Finally, there’s the draft pick. Sitting between the second and third rounds, it’s a nice get that rounds out the deal, adding $1 million to the White Sox bonus pool. Santos for Berroa and DeLoach straight-up feels pretty even to me, so this pick elevates the trade to a win for Chicago in my book. Getz had his sights set on the future with this move, and executed well.

Cristian Mena Deal Grade: C

I see what the White Sox were going for. I really do. But unless I’m missing something in Fletcher’s profile, I don’t see the point of trading an older prospect for a younger, higher-ceiling prospect.

Admittedly, Dominic Fletcher could be a quality player in the bigs. But his ceiling feels pretty limited. Across five seasons in the minors, he never hit more than 15 home runs or stole more than 5 bases, a bit of a red flag in a 5’9″ outfielder. The aggregate numbers in Triple-A were adequate, with a 112 wRC+ (.297/.381/.470 slash line) through 167 games. But that rarely translates to being an above-average player offensively in the MLB.

Based only on his short stint in the majors, the defense appears stellar. Unfortunately, his Outs Above Average seems to be a result of a small sample size, as evaluators tend to consider his fielding abilities just decent. His offense with Arizona was also highly misleading in 28 big-league contests. Fletcher compiled a .791 OPS due to a .370 BABIP and a huge over-performance from expected stats based on contact, with a .340 wOBA (weighted on-base average) hiding a .263 xWOBA (expected wOBA).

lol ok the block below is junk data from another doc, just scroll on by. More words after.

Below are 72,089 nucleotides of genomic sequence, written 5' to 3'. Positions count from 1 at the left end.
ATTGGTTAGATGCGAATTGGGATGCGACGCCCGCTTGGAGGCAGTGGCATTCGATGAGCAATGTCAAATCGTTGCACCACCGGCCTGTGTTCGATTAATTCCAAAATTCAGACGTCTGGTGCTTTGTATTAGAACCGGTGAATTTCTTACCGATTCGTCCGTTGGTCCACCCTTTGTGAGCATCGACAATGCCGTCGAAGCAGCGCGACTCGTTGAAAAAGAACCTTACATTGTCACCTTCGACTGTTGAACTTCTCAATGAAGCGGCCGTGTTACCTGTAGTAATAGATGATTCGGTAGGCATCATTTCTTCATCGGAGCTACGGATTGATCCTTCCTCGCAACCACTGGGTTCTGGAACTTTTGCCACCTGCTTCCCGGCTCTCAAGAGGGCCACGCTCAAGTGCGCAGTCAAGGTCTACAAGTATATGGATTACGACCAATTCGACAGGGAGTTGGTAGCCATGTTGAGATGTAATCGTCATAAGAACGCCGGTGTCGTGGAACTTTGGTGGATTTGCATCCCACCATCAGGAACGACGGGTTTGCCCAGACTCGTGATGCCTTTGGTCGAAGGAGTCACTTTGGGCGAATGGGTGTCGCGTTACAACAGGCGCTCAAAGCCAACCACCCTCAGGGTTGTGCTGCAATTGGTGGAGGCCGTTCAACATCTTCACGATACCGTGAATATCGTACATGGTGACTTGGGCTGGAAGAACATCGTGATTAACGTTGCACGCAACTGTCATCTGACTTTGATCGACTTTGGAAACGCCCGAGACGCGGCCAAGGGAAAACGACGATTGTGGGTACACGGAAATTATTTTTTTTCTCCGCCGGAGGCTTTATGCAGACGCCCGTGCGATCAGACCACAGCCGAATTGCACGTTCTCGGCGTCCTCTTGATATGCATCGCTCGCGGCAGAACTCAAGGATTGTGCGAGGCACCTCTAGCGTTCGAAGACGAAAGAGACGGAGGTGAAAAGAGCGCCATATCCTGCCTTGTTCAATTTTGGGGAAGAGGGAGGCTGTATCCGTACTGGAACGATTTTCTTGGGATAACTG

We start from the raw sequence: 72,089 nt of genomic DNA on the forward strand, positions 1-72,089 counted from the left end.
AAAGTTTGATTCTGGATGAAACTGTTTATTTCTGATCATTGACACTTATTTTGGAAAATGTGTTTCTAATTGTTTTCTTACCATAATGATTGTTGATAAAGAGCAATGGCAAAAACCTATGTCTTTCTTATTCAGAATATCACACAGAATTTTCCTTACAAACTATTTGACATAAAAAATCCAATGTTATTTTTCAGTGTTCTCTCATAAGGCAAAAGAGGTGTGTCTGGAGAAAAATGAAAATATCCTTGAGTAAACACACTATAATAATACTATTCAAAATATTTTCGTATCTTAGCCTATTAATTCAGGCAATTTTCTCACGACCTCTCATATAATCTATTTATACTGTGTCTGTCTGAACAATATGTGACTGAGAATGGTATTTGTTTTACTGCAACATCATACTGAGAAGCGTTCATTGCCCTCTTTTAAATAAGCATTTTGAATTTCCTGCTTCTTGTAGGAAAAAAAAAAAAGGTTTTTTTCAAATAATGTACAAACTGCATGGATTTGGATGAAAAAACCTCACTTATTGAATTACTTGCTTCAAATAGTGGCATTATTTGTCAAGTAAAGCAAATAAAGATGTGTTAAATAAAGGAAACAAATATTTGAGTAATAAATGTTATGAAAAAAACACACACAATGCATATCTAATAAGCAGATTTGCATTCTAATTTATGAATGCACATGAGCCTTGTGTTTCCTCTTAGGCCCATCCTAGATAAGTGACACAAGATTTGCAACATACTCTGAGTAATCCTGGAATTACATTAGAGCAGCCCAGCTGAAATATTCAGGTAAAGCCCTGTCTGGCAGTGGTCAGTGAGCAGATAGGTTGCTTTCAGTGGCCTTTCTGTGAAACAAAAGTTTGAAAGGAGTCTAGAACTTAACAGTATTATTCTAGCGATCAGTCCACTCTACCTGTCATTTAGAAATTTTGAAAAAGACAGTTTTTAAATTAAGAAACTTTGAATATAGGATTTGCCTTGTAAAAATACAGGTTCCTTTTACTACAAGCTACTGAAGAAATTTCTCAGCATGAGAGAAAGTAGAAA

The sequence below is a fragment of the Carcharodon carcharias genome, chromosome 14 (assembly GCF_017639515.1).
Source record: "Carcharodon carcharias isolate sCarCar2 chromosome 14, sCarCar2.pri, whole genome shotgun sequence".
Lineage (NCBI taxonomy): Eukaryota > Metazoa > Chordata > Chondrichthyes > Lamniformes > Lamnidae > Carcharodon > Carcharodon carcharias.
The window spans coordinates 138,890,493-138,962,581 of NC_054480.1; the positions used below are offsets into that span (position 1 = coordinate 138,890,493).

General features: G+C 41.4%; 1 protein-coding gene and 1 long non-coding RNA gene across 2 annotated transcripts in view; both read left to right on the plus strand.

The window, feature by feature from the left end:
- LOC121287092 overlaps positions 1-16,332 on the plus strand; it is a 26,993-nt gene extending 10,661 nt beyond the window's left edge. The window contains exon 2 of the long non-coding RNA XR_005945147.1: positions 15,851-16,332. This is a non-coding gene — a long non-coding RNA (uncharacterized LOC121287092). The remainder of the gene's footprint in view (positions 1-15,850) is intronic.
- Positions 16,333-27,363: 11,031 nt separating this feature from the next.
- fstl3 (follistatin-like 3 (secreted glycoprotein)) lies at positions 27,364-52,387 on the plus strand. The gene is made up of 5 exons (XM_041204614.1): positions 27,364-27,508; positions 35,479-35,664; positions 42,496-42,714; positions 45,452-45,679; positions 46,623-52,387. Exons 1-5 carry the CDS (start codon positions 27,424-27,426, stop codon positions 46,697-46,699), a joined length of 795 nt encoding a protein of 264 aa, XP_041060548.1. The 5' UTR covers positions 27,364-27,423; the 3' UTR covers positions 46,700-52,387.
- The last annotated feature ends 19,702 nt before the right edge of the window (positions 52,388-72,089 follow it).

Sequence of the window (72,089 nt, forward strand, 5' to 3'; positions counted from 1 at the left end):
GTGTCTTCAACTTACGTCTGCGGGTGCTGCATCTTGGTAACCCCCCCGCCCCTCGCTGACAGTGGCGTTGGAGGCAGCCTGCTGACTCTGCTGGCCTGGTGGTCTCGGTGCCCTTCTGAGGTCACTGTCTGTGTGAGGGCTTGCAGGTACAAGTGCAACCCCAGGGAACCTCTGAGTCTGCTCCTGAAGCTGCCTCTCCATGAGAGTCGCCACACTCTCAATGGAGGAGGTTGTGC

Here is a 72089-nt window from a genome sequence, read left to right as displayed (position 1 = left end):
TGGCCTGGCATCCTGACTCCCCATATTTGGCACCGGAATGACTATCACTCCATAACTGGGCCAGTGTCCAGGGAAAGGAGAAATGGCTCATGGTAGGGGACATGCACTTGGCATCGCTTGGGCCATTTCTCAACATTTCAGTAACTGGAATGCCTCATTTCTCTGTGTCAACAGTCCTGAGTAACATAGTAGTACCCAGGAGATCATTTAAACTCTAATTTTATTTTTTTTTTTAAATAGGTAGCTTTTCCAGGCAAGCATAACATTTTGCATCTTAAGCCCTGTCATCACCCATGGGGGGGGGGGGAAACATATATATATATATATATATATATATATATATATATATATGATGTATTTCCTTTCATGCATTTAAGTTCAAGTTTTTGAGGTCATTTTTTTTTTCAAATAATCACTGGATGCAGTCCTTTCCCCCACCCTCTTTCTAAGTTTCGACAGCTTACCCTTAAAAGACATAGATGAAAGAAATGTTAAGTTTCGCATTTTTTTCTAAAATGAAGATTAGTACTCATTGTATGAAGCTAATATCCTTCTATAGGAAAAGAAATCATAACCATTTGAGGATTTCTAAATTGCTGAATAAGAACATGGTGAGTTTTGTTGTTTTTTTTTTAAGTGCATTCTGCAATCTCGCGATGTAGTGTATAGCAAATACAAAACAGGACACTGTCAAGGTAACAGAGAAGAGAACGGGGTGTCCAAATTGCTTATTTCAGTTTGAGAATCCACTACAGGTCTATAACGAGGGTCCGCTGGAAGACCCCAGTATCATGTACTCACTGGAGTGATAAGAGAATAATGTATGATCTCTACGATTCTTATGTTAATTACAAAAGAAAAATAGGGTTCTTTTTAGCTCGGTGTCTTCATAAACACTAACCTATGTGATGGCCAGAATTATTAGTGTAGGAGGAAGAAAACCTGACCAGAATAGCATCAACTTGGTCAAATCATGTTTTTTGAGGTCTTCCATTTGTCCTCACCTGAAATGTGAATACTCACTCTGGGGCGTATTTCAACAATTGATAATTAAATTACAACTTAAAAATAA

So without surplus power, speed, or fielding, I have a hard time envisioning Fletcher as a mainstay for the South Siders’ future. He hits the ball hard and gets on base fairly well, so his floor likely earns him a starting spot this season. But he’s not the high-upside type of guy I’d look for to shape the Sox’s future.

On the flip side, Cristian Mena hasn’t been spotless in the minor leagues. The 21-year-old from the Dominican Republic has never finished a campaign with an ERA below 3.80 and has struggled to locate the ball in Double-A and Triple-A.

Still, with his impressive strikeout numbers (10.81 career K/9) and evident development at such a young age, I’d like to hang on to Mena. Many scouts note his fluid delivery, indicating that the control issues could very well be reined in. If that happens, Mena profiles as an effective #3 or #4 starter for a major league ballclub.

The only reason I’m grading this trade as a C and not lower is because I have faith in Brian Bannister to analyze arms. Employed as the new White Sox senior pitching advisor, Bannister was beloved by Giants pitchers and even labeled a “miracle worker”. That seems a bit hyperbolic, but the man appears to know ball.

Bannister most likely saw something negative in Mena that gave him the guts to green-light a trade. So I won’t completely lambast Getz and Co. for this one, as it very well could end up being a small victory of a deal in the long run. I just can’t embrace the general idea of swapping young upside for older depth.

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Featured Image: Jamie Sabau-USA TODAY Sports